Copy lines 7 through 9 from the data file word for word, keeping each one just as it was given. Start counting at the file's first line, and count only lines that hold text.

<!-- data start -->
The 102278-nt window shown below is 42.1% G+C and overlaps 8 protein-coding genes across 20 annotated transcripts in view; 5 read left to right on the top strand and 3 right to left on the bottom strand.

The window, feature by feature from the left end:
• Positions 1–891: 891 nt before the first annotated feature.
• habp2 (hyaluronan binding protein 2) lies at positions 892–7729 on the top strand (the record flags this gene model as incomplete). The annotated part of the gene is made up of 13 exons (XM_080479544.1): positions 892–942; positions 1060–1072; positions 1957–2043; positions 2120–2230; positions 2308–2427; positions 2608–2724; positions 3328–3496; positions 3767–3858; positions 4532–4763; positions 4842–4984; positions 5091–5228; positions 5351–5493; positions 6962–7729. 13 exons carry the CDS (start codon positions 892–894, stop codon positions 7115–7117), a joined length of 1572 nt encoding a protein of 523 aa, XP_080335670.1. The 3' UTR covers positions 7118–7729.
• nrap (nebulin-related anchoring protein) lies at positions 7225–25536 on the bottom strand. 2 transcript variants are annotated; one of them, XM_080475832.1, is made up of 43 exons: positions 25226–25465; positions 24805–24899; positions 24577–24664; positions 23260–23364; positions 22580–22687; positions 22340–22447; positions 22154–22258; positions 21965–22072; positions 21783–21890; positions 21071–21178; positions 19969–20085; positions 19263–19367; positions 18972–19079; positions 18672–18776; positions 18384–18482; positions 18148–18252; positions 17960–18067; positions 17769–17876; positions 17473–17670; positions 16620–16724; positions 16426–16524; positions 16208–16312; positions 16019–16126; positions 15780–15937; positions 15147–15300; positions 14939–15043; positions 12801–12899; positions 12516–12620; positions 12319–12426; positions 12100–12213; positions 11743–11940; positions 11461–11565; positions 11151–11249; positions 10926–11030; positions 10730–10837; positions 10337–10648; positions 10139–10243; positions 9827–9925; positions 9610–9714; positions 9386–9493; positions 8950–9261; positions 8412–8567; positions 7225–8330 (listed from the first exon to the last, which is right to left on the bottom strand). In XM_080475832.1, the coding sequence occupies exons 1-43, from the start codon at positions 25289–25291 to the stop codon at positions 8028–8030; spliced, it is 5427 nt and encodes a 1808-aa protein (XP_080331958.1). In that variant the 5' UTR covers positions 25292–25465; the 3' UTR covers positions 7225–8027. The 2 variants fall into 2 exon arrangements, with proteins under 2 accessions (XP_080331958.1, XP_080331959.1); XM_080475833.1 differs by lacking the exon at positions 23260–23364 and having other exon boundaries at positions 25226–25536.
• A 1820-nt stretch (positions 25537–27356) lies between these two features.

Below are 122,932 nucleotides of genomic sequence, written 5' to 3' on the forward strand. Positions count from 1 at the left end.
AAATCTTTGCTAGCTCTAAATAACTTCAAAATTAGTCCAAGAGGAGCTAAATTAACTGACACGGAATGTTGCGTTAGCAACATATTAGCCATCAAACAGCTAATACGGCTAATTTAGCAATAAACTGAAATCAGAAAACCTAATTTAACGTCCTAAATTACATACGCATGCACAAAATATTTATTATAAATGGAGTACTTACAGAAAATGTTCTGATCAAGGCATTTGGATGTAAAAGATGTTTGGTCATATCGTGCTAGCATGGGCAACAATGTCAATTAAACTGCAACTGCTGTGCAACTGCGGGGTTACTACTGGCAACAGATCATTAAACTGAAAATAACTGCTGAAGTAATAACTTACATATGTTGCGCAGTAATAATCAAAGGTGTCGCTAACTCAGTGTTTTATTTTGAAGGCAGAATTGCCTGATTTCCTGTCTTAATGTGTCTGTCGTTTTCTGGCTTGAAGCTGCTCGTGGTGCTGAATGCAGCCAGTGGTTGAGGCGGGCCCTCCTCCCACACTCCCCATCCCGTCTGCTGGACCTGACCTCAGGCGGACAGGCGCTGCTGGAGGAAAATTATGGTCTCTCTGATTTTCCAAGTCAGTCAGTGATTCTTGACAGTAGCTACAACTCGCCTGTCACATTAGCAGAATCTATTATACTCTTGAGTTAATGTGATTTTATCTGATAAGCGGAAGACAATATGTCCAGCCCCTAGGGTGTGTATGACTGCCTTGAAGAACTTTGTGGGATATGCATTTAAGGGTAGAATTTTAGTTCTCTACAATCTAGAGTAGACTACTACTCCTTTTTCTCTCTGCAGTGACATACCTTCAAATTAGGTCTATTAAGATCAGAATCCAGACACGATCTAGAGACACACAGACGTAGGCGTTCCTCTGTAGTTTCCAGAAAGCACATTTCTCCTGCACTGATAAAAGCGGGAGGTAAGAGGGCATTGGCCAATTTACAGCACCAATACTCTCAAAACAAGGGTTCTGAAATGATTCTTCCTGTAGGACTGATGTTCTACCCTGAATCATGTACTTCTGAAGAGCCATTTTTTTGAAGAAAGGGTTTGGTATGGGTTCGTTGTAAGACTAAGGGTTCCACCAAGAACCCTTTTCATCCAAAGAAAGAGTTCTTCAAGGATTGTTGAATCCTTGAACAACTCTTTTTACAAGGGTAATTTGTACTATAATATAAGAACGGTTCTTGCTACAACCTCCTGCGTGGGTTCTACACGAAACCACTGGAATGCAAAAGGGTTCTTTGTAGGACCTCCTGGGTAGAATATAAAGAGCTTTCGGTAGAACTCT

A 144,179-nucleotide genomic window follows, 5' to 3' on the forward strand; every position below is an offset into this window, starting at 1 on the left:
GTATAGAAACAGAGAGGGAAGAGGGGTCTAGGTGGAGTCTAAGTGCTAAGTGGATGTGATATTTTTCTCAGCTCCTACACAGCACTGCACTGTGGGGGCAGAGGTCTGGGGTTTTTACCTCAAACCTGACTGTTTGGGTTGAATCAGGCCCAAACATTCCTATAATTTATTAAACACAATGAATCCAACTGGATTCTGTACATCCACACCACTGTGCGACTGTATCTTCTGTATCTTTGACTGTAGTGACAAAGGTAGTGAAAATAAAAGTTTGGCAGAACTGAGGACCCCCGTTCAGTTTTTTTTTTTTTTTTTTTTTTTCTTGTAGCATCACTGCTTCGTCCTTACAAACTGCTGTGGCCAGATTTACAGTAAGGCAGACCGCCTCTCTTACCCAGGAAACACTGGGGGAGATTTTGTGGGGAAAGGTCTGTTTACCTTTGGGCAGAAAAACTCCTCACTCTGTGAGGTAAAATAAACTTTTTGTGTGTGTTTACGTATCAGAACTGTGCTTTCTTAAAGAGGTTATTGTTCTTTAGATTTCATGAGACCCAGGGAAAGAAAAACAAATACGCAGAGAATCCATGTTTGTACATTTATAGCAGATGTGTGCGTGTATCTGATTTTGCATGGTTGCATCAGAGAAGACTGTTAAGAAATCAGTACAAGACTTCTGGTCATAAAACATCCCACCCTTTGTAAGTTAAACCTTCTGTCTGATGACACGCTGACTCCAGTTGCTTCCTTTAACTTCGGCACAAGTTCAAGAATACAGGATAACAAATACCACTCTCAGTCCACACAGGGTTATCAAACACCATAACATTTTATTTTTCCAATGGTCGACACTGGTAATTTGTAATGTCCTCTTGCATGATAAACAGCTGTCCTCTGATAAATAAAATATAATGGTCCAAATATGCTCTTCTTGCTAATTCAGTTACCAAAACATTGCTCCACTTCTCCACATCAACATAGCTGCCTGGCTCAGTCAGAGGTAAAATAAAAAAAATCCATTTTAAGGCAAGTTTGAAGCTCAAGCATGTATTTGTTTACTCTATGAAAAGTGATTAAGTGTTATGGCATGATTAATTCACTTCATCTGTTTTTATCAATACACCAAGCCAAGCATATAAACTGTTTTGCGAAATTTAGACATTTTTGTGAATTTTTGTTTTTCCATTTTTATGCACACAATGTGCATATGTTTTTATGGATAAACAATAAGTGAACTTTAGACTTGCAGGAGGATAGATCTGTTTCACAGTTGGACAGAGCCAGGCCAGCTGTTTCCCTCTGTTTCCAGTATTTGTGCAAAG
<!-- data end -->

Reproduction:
Below are 122,932 nucleotides of genomic sequence, written 5' to 3' on the forward strand. Positions count from 1 at the left end.
AAATCTTTGCTAGCTCTAAATAACTTCAAAATTAGTCCAAGAGGAGCTAAATTAACTGACACGGAATGTTGCGTTAGCAACATATTAGCCATCAAACAGCTAATACGGCTAATTTAGCAATAAACTGAAATCAGAAAACCTAATTTAACGTCCTAAATTACATACGCATGCACAAAATATTTATTATAAATGGAGTACTTACAGAAAATGTTCTGATCAAGGCATTTGGATGTAAAAGATGTTTGGTCATATCGTGCTAGCATGGGCAACAATGTCAATTAAACTGCAACTGCTGTGCAACTGCGGGGTTACTACTGGCAACAGATCATTAAACTGAAAATAACTGCTGAAGTAATAACTTACATATGTTGCGCAGTAATAATCAAAGGTGTCGCTAACTCAGTGTTTTATTTTGAAGGCAGAATTGCCTGATTTCCTGTCTTAATGTGTCTGTCGTTTTCTGGCTTGAAGCTGCTCGTGGTGCTGAATGCAGCCAGTGGTTGAGGCGGGCCCTCCTCCCACACTCCCCATCCCGTCTGCTGGACCTGACCTCAGGCGGACAGGCGCTGCTGGAGGAAAATTATGGTCTCTCTGATTTTCCAAGTCAGTCAGTGATTCTTGACAGTAGCTACAACTCGCCTGTCACATTAGCAGAATCTATTATACTCTTGAGTTAATGTGATTTTATCTGATAAGCGGAAGACAATATGTCCAGCCCCTAGGGTGTGTATGACTGCCTTGAAGAACTTTGTGGGATATGCATTTAAGGGTAGAATTTTAGTTCTCTACAATCTAGAGTAGACTACTACTCCTTTTTCTCTCTGCAGTGACATACCTTCAAATTAGGTCTATTAAGATCAGAATCCAGACACGATCTAGAGACACACAGACGTAGGCGTTCCTCTGTAGTTTCCAGAAAGCACATTTCTCCTGCACTGATAAAAGCGGGAGGTAAGAGGGCATTGGCCAATTTACAGCACCAATACTCTCAAAACAAGGGTTCTGAAATGATTCTTCCTGTAGGACTGATGTTCTACCCTGAATCATGTACTTCTGAAGAGCCATTTTTTTGAAGAAAGGGTTTGGTATGGGTTCGTTGTAAGACTAAGGGTTCCACCAAGAACCCTTTTCATCCAAAGAAAGAGTTCTTCAAGGATTGTTGAATCCTTGAACAACTCTTTTTACAAGGGTAATTTGTACTATAATATAAGAACGGTTCTTGCTACAACCTCCTGCGTGGGTTCTACACGAAACCACTGGAATGCAAAAGGGTTCTTTGTAGGACCTCCTGGGTAGAATATAAAGAGCTTTCGGTAGAACTCT

A 144,179-nucleotide genomic window follows, 5' to 3' on the forward strand; every position below is an offset into this window, starting at 1 on the left: